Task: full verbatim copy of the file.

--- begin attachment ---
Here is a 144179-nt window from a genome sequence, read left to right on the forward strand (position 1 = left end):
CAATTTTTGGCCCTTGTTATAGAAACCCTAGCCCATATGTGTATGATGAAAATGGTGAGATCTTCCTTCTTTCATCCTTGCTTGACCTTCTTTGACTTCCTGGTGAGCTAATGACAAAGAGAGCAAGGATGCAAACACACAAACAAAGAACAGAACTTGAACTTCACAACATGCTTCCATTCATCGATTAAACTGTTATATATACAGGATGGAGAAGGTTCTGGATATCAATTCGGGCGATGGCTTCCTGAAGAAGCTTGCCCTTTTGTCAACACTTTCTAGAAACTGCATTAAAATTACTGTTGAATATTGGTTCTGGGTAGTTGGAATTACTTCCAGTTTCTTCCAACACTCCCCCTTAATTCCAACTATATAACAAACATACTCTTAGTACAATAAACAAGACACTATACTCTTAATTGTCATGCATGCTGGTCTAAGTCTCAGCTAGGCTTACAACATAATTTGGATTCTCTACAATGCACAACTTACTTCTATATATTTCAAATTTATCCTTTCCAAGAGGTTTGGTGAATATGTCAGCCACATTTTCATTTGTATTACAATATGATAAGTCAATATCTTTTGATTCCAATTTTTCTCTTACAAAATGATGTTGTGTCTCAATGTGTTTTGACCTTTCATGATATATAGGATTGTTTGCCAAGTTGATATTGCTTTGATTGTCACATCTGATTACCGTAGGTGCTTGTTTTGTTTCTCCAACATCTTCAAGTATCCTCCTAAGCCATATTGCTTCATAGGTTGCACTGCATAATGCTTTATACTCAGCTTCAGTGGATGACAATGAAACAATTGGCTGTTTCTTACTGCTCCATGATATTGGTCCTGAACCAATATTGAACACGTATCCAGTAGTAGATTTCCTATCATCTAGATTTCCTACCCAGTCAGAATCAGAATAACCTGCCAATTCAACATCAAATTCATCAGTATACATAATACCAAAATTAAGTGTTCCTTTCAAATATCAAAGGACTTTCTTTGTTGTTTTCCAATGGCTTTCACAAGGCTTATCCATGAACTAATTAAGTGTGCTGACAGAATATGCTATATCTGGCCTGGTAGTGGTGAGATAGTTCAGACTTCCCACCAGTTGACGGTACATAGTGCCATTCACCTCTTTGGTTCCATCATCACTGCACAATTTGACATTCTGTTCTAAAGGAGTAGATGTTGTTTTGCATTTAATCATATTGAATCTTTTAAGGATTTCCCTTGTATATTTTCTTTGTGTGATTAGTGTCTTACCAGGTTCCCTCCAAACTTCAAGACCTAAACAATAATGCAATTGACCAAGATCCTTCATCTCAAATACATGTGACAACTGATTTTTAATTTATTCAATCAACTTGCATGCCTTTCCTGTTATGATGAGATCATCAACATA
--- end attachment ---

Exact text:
Here is a 144179-nt window from a genome sequence, read left to right on the forward strand (position 1 = left end):
CAATTTTTGGCCCTTGTTATAGAAACCCTAGCCCATATGTGTATGATGAAAATGGTGAGATCTTCCTTCTTTCATCCTTGCTTGACCTTCTTTGACTTCCTGGTGAGCTAATGACAAAGAGAGCAAGGATGCAAACACACAAACAAAGAACAGAACTTGAACTTCACAACATGCTTCCATTCATCGATTAAACTGTTATATATACAGGATGGAGAAGGTTCTGGATATCAATTCGGGCGATGGCTTCCTGAAGAAGCTTGCCCTTTTGTCAACACTTTCTAGAAACTGCATTAAAATTACTGTTGAATATTGGTTCTGGGTAGTTGGAATTACTTCCAGTTTCTTCCAACACTCCCCCTTAATTCCAACTATATAACAAACATACTCTTAGTACAATAAACAAGACACTATACTCTTAATTGTCATGCATGCTGGTCTAAGTCTCAGCTAGGCTTACAACATAATTTGGATTCTCTACAATGCACAACTTACTTCTATATATTTCAAATTTATCCTTTCCAAGAGGTTTGGTGAATATGTCAGCCACATTTTCATTTGTATTACAATATGATAAGTCAATATCTTTTGATTCCAATTTTTCTCTTACAAAATGATGTTGTGTCTCAATGTGTTTTGACCTTTCATGATATATAGGATTGTTTGCCAAGTTGATATTGCTTTGATTGTCACATCTGATTACCGTAGGTGCTTGTTTTGTTTCTCCAACATCTTCAAGTATCCTCCTAAGCCATATTGCTTCATAGGTTGCACTGCATAATGCTTTATACTCAGCTTCAGTGGATGACAATGAAACAATTGGCTGTTTCTTACTGCTCCATGATATTGGTCCTGAACCAATATTGAACACGTATCCAGTAGTAGATTTCCTATCATCTAGATTTCCTACCCAGTCAGAATCAGAATAACCTGCCAATTCAACATCAAATTCATCAGTATACATAATACCAAAATTAAGTGTTCCTTTCAAATATCAAAGGACTTTCTTTGTTGTTTTCCAATGGCTTTCACAAGGCTTATCCATGAACTAATTAAGTGTGCTGACAGAATATGCTATATCTGGCCTGGTAGTGGTGAGATAGTTCAGACTTCCCACCAGTTGACGGTACATAGTGCCATTCACCTCTTTGGTTCCATCATCACTGCACAATTTGACATTCTGTTCTAAAGGAGTAGATGTTGTTTTGCATTTAATCATATTGAATCTTTTAAGGATTTCCCTTGTATATTTTCTTTGTGTGATTAGTGTCTTACCAGGTTCCCTCCAAACTTCAAGACCTAAACAATAATGCAATTGACCAAGATCCTTCATCTCAAATACATGTGACAACTGATTTTTAATTTATTCAATCAACTTGCATGCCTTTCCTGTTATGATGAGATCATCAACATA